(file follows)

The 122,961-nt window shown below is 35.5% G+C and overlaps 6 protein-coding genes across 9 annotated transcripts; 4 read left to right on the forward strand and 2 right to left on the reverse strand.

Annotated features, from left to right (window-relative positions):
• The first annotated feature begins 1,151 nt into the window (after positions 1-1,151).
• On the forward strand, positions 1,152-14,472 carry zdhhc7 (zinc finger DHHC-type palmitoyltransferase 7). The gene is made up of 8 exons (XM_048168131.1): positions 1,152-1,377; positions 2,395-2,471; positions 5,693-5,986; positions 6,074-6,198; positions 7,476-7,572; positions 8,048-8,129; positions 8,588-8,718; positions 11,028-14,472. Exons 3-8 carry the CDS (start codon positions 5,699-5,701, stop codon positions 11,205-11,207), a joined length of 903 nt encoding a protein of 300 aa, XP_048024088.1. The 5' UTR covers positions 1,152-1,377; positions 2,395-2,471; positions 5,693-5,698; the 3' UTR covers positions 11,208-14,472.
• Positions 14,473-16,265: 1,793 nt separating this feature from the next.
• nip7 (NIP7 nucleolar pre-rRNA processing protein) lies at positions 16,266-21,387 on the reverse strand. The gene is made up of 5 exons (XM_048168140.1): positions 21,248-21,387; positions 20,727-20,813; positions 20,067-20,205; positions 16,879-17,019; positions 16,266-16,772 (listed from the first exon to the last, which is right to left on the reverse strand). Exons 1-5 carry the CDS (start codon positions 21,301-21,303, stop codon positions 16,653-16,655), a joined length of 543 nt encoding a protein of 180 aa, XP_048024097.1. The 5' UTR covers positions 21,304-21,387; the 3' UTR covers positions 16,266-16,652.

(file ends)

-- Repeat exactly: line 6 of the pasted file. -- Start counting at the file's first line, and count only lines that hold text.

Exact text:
• nip7 (NIP7 nucleolar pre-rRNA processing protein) lies at positions 16,266-21,387 on the reverse strand. The gene is made up of 5 exons (XM_048168140.1): positions 21,248-21,387; positions 20,727-20,813; positions 20,067-20,205; positions 16,879-17,019; positions 16,266-16,772 (listed from the first exon to the last, which is right to left on the reverse strand). Exons 1-5 carry the CDS (start codon positions 21,301-21,303, stop codon positions 16,653-16,655), a joined length of 543 nt encoding a protein of 180 aa, XP_048024097.1. The 5' UTR covers positions 21,304-21,387; the 3' UTR covers positions 16,266-16,652.